This morning, HMRC published its latest round of statistics on the Coronavirus Job Retention Scheme (JRS). For the first time, we have a time series of the number of furloughed workers, as opposed to the cumulative total, meaning we can see how use of the scheme has evolved since the start of April. Here are some key takeaways from this morning’s data.
Finally, a measure of changing take-up
HMRC has been publishing statistics every month since May, showing the cumulative number of furloughed workers, with helpful sectoral and other breakdowns. In the early stages of the crisis, this data underlined the scale of both the economic hit and the policy response, with the cumulative number of furloughs reaching 8.7 million by the end of May.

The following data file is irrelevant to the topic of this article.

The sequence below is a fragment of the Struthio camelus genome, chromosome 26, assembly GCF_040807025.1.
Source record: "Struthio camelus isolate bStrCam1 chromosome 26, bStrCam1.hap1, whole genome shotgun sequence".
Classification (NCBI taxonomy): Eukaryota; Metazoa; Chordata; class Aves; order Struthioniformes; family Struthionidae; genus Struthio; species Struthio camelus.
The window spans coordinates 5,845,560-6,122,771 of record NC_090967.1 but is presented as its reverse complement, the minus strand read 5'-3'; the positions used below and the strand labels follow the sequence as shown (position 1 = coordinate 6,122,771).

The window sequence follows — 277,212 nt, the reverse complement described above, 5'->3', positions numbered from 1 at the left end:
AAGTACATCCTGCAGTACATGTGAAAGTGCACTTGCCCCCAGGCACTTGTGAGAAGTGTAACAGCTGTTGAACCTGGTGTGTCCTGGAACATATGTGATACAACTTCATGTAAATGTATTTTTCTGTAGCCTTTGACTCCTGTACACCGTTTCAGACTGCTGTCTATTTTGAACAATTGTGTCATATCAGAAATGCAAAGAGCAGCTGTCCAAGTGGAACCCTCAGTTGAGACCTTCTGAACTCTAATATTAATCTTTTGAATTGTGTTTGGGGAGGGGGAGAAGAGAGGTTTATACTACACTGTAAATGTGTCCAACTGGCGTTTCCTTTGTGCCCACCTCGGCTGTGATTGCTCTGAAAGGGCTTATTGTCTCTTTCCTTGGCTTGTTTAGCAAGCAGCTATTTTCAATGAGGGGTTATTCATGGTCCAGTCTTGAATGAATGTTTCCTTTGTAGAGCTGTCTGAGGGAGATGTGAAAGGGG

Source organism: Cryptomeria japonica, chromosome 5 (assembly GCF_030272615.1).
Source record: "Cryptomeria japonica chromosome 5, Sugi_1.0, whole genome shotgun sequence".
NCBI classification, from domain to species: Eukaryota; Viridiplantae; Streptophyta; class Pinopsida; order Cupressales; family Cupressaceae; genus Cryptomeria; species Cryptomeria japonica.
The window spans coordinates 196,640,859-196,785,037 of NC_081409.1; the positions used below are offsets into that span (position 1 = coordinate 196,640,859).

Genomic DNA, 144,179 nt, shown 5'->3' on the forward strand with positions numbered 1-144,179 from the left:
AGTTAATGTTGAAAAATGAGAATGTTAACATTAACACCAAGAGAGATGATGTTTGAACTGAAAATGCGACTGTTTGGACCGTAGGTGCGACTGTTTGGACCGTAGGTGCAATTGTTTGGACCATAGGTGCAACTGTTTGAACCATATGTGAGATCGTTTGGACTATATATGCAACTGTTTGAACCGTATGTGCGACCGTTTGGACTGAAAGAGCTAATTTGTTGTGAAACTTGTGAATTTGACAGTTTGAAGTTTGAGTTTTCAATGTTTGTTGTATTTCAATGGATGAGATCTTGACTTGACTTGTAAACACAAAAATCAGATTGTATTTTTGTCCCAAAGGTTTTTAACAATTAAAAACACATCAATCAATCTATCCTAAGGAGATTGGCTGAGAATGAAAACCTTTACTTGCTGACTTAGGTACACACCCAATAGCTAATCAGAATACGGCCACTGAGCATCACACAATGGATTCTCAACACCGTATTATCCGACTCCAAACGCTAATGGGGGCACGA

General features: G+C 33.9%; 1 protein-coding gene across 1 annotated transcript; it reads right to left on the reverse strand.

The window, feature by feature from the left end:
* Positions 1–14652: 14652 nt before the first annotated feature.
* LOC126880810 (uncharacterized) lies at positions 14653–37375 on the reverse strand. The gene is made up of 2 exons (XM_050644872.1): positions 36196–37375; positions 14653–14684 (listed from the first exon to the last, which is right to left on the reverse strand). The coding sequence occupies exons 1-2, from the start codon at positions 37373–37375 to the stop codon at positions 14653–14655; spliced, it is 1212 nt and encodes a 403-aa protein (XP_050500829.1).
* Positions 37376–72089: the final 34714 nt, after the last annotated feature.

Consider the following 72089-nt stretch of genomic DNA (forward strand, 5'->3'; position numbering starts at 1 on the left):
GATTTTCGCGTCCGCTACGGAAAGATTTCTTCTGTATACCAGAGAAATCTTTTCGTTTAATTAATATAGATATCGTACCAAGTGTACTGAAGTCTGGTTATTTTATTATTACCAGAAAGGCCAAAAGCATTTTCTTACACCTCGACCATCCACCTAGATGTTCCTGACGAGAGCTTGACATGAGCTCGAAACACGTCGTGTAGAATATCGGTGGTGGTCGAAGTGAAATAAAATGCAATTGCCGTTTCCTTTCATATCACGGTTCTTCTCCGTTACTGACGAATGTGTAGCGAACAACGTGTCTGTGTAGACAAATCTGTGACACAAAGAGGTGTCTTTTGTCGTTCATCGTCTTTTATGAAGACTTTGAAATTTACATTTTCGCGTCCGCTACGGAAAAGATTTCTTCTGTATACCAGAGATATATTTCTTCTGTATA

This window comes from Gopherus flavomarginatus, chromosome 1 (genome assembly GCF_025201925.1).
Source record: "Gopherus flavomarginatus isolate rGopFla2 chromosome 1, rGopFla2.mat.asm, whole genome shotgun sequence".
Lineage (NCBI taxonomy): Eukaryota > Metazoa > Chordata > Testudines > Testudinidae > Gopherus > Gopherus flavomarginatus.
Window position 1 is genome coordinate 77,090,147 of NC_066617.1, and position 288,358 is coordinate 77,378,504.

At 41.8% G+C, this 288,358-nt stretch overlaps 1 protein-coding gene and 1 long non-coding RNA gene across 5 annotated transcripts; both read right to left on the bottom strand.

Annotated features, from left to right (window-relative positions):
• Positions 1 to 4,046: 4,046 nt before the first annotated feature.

But as have we moved past the peak of the initial phase of the crisis, this cumulative measure has become increasingly unhelpful. It didn’t tell us whether the number of furloughed workers was falling, or by how much. For that reason, we have turned to Office for National Statistics (ONS) surveys of businesses and workers, which showed that the number of workers on full furlough had been falling since May, and may have been around half its peak by early August. (See the non-black lines in the chart below).
Chosen excerpts by Job Market Monitor. Read the whole story @ Millions of furloughed workers have returned to work – but support for hard-hit sectors will be needed beyond October • Resolution Foundation
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